Tattoo inking PM Modi, Shivraj Singh Chouhan costs youth Army job

Narendra Modi, Shivraj Singh Chouhan, army youth, army youth tattoo, youth tattoo, Army, Sourabh Bilgaiyan, indian army, indian soldier, india news

Over-enthusiasm by a youth to show his admiration for Prime Minister Narendra Modi and Madhya Pradesh Chief Minister Shivraj Singh Chouhan, dashed his hopes of joining the Army. The class X pass youth, Sourabh Bilgaiyan (22), of Jeron village in the district, wanted to serve as a soldier in the armed forces.

However, a tattoo on his chest reading: “Jab tak suraj chaand rahega, Shivraj Mama aur Narendra Modi ka naam rahega” (Chouhan and Modi’s name will remain till sun and moon are visible), has now shattered his dream of getting into the military service. “Though I have no interest in politics, I am a fan of Chouhan and Modi and got this slogan imprinted on my chest as a mark of respect for the two leaders during the 2013 elections,” Sourabh said.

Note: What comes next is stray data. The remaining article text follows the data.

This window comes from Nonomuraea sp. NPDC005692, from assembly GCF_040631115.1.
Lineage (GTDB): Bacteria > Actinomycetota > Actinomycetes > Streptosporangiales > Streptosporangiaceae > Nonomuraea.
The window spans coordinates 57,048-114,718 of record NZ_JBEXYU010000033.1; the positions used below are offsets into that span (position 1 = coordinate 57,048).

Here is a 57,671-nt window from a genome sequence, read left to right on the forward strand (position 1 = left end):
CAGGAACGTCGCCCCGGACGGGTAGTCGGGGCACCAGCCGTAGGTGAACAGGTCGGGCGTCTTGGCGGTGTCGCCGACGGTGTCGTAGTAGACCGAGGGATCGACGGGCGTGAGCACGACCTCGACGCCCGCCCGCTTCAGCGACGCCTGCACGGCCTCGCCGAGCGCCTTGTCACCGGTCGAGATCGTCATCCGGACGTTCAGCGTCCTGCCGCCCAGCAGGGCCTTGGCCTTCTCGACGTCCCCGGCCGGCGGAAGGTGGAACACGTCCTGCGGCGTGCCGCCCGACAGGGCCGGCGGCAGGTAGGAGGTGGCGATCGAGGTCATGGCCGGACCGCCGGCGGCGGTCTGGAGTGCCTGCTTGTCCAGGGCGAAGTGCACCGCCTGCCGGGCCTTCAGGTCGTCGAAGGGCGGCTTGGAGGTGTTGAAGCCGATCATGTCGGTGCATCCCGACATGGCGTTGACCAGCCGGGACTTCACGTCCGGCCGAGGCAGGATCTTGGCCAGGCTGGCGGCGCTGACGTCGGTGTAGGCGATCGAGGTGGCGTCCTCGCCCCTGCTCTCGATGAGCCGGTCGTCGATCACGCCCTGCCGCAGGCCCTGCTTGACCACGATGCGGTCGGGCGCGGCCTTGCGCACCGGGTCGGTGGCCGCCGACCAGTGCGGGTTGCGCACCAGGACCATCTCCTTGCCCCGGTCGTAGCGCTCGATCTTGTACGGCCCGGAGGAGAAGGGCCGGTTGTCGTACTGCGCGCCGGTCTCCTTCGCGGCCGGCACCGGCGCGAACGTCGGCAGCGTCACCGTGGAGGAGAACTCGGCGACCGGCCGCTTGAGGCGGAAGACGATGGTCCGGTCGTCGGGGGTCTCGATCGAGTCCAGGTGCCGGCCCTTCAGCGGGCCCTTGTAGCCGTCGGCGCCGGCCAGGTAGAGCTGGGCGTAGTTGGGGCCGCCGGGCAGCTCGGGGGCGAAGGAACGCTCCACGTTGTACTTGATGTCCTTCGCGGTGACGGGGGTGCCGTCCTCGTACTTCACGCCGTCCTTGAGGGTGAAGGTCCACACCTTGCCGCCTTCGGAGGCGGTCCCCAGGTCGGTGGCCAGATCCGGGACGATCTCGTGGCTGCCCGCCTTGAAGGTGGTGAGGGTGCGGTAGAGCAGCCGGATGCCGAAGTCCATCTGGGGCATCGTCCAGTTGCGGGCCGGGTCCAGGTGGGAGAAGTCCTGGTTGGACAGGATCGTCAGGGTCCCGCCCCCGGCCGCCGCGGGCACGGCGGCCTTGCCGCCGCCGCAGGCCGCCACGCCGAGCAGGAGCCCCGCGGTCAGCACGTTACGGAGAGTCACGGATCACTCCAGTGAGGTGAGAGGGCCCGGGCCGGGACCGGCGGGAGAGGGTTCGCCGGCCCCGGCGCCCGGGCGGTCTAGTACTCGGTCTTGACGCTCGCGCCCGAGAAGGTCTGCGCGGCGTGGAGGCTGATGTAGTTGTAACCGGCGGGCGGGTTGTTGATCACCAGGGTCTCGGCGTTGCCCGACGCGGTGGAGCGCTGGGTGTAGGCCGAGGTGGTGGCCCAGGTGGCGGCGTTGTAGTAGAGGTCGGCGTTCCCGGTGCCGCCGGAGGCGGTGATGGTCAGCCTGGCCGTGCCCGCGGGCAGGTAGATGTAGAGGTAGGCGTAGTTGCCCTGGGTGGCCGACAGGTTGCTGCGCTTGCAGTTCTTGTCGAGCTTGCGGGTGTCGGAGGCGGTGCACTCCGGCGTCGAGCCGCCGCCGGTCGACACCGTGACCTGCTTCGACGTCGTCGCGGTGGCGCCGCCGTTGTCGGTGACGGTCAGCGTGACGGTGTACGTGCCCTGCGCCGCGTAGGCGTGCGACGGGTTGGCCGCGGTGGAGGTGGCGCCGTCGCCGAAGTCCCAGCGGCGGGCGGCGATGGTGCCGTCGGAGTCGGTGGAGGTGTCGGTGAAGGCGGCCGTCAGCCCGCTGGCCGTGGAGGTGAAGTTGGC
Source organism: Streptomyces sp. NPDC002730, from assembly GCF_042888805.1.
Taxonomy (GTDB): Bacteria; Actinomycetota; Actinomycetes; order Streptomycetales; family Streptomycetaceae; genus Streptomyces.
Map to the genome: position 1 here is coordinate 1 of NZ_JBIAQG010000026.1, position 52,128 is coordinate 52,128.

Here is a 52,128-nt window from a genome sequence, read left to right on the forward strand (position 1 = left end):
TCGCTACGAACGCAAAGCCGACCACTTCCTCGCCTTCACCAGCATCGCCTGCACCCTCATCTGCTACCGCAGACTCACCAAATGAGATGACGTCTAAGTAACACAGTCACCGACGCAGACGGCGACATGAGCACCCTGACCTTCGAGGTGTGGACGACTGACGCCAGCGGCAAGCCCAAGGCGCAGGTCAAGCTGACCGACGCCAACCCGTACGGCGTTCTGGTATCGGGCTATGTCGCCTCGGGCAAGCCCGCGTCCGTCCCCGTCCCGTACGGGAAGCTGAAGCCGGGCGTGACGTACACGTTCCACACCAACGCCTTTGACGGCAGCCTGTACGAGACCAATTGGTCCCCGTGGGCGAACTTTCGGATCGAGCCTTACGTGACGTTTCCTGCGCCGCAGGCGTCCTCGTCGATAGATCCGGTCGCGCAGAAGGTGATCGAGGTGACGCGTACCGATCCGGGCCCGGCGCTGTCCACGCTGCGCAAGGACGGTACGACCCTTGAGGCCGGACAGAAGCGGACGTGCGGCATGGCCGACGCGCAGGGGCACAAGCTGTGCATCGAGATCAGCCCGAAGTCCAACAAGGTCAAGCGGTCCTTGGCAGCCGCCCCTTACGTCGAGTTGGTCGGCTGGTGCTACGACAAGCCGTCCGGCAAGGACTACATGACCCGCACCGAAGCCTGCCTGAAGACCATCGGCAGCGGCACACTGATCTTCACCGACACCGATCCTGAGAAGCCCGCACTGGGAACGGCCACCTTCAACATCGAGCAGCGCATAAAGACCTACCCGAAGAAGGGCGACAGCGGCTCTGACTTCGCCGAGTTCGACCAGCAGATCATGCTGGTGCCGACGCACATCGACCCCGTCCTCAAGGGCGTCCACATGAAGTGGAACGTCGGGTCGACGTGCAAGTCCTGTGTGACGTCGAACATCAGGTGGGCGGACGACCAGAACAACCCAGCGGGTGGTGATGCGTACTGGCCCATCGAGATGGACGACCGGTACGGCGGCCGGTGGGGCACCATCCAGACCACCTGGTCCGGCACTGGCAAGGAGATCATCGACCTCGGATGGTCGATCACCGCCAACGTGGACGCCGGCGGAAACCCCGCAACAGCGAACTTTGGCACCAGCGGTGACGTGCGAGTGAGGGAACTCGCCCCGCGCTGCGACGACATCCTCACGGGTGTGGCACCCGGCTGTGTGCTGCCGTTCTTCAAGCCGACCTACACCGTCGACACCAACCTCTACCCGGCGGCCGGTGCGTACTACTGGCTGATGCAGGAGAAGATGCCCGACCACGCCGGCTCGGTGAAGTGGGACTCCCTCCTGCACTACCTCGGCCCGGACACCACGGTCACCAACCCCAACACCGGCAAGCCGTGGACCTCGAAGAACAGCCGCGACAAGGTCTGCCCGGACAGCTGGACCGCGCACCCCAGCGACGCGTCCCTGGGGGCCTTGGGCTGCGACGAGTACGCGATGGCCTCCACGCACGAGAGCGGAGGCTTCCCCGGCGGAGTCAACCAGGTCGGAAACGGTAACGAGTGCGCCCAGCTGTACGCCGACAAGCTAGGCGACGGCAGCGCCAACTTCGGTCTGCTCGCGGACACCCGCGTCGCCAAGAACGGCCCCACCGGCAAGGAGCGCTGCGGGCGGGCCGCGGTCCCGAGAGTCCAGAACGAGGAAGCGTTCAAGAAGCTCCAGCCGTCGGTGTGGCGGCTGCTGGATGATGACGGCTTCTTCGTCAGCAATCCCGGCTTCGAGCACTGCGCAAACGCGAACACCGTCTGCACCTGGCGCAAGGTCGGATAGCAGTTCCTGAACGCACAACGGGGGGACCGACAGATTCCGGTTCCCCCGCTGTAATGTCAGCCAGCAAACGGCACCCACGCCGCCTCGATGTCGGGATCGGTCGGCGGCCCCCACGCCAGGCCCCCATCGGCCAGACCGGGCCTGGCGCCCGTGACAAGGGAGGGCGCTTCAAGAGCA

“However, when I went to Maharashtra’s Vimannagar in 2014 to appear in a recruitment rally for Army and after appearing in the written examination when I removed my shirt for physical and medical examination, the recruiters declared me unfit for the force because of this slogan,” he claimed.

The youth also claimed that he was treated in a similar manner in the Army recruitment rallies held in Guna, Anooppur and Shivpuri. This has led the youth in a piquant situation as he neither wants to remove the tattoo that he got done on his chest in the honour of Modi and Chouhan, nor does he want to give up his dream of serving the military.

Meanwhile, retired Colonel V K Saini, who also earlier served as recruitment director, told reporters, “We do not permit any tattoo on the person, on the ground that it will disclose the person’s identity and religion to enemy in the battlefield. We are not supposed to reveal it at any cost in operational areas.”

“Secondly, when a man wears a uniform then all should look alike, especially when they go to fight an enemy,” he clarified. A senior retired Army officer A S Tomar also said, “There is a rule in the Army that any person applying for any post should not sport any slogan about any particular person, specially about political persons.”